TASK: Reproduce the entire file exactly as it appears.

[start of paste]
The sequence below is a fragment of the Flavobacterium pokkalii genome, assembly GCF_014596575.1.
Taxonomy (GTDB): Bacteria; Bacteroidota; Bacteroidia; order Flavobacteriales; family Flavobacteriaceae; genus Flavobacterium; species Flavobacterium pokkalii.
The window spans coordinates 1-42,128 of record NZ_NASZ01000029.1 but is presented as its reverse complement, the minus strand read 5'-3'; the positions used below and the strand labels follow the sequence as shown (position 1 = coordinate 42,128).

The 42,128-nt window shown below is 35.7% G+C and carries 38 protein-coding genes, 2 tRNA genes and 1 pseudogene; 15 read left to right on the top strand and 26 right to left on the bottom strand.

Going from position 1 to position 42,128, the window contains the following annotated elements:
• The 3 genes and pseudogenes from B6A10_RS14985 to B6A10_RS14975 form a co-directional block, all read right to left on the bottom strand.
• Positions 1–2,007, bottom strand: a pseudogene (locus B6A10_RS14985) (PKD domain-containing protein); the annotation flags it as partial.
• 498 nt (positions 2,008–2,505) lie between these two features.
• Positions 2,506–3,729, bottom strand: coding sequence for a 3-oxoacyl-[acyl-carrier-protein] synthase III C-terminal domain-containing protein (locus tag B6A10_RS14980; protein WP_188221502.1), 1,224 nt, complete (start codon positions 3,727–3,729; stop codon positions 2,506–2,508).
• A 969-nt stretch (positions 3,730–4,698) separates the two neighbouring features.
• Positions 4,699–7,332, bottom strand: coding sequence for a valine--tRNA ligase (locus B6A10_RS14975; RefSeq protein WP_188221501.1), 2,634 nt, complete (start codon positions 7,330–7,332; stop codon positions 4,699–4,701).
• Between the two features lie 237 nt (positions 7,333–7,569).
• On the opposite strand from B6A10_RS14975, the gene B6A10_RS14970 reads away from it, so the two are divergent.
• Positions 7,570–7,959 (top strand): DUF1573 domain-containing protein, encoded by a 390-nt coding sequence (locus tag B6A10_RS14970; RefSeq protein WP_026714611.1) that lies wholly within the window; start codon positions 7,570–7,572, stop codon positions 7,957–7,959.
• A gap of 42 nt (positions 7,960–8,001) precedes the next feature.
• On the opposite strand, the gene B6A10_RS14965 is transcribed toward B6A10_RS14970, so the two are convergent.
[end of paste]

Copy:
The sequence below is a fragment of the Flavobacterium pokkalii genome, assembly GCF_014596575.1.
Taxonomy (GTDB): Bacteria; Bacteroidota; Bacteroidia; order Flavobacteriales; family Flavobacteriaceae; genus Flavobacterium; species Flavobacterium pokkalii.
The window spans coordinates 1-42,128 of record NZ_NASZ01000029.1 but is presented as its reverse complement, the minus strand read 5'-3'; the positions used below and the strand labels follow the sequence as shown (position 1 = coordinate 42,128).

The 42,128-nt window shown below is 35.7% G+C and carries 38 protein-coding genes, 2 tRNA genes and 1 pseudogene; 15 read left to right on the top strand and 26 right to left on the bottom strand.

Going from position 1 to position 42,128, the window contains the following annotated elements:
• The 3 genes and pseudogenes from B6A10_RS14985 to B6A10_RS14975 form a co-directional block, all read right to left on the bottom strand.
• Positions 1–2,007, bottom strand: a pseudogene (locus B6A10_RS14985) (PKD domain-containing protein); the annotation flags it as partial.
• 498 nt (positions 2,008–2,505) lie between these two features.
• Positions 2,506–3,729, bottom strand: coding sequence for a 3-oxoacyl-[acyl-carrier-protein] synthase III C-terminal domain-containing protein (locus tag B6A10_RS14980; protein WP_188221502.1), 1,224 nt, complete (start codon positions 3,727–3,729; stop codon positions 2,506–2,508).
• A 969-nt stretch (positions 3,730–4,698) separates the two neighbouring features.
• Positions 4,699–7,332, bottom strand: coding sequence for a valine--tRNA ligase (locus B6A10_RS14975; RefSeq protein WP_188221501.1), 2,634 nt, complete (start codon positions 7,330–7,332; stop codon positions 4,699–4,701).
• Between the two features lie 237 nt (positions 7,333–7,569).
• On the opposite strand from B6A10_RS14975, the gene B6A10_RS14970 reads away from it, so the two are divergent.
• Positions 7,570–7,959 (top strand): DUF1573 domain-containing protein, encoded by a 390-nt coding sequence (locus tag B6A10_RS14970; RefSeq protein WP_026714611.1) that lies wholly within the window; start codon positions 7,570–7,572, stop codon positions 7,957–7,959.
• A gap of 42 nt (positions 7,960–8,001) precedes the next feature.
• On the opposite strand, the gene B6A10_RS14965 is transcribed toward B6A10_RS14970, so the two are convergent.